Any sociologists/sociology majors on here?
April 9, 2005 1:11 AM   Subscribe

My mind is a total blank and I can't think of theorists that explainined ideas of identity and how identity is constructed, if anyone knows and owuld like to share I would be eternally grateful!
posted by bluehermit to Society & Culture (16 answers total)
posted by juv3nal at 2:32 AM on April 9, 2005

oops missed the sociology tag.
posted by juv3nal at 2:33 AM on April 9, 2005

Isn't identity a philosophical question?
posted by timyang at 2:45 AM on April 9, 2005

Foremost is probably Mead's Mind, Self, and Society which is seminal reading on Symbolic Interaction Theory.

Tajfel and Turner's Social Identity Theory also leaps to mind. At the bottom of this discussion is a link to more theory on interpersonal communication and relations that may be useful to you.
posted by melissa may at 2:56 AM on April 9, 2005

Michel Foucault and Sigmund Freud?
posted by Beki at 3:11 AM on April 9, 2005

Turn to symbolic interactionism (SI) here. melissa may is exactly right-- Mead. See also: Blumer, John Dewey, Cooley, DuBois, Park, Howard Becker, Anselm Strauss, Simmel, Goffman.

SI theory is premised on the idea that identity is made through our interactions with others and with society. It is one of the tradtions from which social constructionism was born-- that is, "reality" is less important than how our lives (identity, subjectivity, etc.) are experienced and lived based on our particular societal circumstances. See for example, WI Thomas' (1928) famous essay, "Things defined as real are real in their consequences."

The Chicago School in sociology became known for looking at segments of society that created sub-cultures of people with different identities-- e.g., the street corner society by Park, Boys in White by Strauss and others.

Sounds like a final exam, yes?
posted by picklebird at 4:44 AM on April 9, 2005

He's not a sociologist, or even a theorist, but Milan Kundera wrote an interesting book about this, Immortality.
posted by gesamtkunstwerk at 6:49 AM on April 9, 2005

Is "identity" the same as consciousness? If so, then it's a hot topic with Evolutionary Psycholohists and philosophers -- people like Daniel Dennett ("Consciousness Explained") and Steven Pinker ("How the Mind Works").

The current theory is anti-Cartesian: there is no central "I" (as in "I think therefor I am"). Instead, multiple "modules" and "programs" in the brain duke it out for control. Out of this complex process, the feeling of consciousness emerges. The theory also states that physical processes occur first -- i.e. when something good happens to us, the corners of out mouth turn upwards. Then the brain checks out what is happening and saysm, "hmm ... I seem to be smiling, so I guess I am happy."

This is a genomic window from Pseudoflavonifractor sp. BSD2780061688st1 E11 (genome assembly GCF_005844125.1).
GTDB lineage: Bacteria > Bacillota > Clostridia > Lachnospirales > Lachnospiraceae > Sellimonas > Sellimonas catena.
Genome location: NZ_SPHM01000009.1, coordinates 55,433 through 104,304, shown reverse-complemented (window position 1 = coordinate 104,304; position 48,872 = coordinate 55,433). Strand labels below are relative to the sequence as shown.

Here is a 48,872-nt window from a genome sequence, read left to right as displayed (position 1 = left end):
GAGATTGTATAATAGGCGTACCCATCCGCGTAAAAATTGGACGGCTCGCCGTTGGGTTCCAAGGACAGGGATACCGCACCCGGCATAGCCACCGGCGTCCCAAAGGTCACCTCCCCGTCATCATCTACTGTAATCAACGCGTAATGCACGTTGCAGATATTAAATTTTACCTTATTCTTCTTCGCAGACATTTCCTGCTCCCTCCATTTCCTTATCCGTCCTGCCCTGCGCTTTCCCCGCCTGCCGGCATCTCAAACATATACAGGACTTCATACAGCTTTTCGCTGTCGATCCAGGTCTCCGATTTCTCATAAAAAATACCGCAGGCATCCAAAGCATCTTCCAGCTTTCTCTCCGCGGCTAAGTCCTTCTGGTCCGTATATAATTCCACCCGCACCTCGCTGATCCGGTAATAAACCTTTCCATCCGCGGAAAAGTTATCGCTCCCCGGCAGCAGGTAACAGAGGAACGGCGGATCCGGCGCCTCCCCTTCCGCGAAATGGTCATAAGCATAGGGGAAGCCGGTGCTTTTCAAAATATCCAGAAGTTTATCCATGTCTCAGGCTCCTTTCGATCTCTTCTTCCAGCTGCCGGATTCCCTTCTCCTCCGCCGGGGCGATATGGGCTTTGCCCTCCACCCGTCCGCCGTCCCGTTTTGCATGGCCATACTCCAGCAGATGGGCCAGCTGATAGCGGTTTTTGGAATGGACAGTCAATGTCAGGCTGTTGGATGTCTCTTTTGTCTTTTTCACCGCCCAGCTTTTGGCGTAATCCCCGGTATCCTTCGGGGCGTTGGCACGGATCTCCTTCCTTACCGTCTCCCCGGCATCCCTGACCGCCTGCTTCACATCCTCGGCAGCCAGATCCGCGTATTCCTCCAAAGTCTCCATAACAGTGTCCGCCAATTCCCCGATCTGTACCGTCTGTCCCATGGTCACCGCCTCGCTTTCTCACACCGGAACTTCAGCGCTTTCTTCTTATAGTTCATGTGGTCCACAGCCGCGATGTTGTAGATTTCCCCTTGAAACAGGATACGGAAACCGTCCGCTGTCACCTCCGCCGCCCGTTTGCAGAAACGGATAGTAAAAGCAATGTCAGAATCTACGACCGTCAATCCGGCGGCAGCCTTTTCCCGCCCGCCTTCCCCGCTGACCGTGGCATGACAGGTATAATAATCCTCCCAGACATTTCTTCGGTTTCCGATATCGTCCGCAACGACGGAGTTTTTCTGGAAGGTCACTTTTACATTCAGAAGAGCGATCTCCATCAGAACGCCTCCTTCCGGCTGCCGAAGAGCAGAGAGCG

posted by grumblebee at 7:08 AM on April 9, 2005

If you want more historical models, there's chapter 27 in Locke's Essay Concerning Human Understanding and Hume's section on Personal Identity on Treatise of Human Nature. Modern day? Maybe Judith Butler's work on performative gender (Gender Trouble? Theory books long since banished to the garage).
posted by bibliowench at 7:32 AM on April 9, 2005

When I think of identity theory, I think of Jean Piaget. Is he the one you're thinking of?
posted by jdroth at 8:50 AM on April 9, 2005


Maybe more personality than identity...I'm a law student so what am I doing answering anyway?
posted by prettyboyfloyd at 9:10 AM on April 9, 2005

Pierre Bourdieu? Not so much identity as class-identity.
posted by mokujin at 9:51 AM on April 9, 2005

Another vote here for symbolic interactionism. Especially Goffman and Becker, who have always been a couple of my favorites. Becker's Outsiders and Goffman's The Presentation of Self in Everyday Life and Stigma are good reads even if you're not doing research in the area. Also David Matza's Becoming Deviant although I'm not sure how Matza has stood the test of time. They were still using Matza in undergrad courses in the mid-90s, though.
posted by mendel at 10:21 AM on April 9, 2005

Thank you so much everyone! It was Mead, Goffman and Becker that I was thinking about, but you have all given me some great ideas to look into.
posted by bluehermit at 12:12 PM on April 9, 2005

Hate to chime in after the buzzer, but from a political theory perspective, you'd do well to check out William Connolly's Identity\Difference.
posted by jed at 1:58 PM on April 9, 2005

I second Judith Butler.
posted by ludwig_van at 3:49 PM on April 9, 2005

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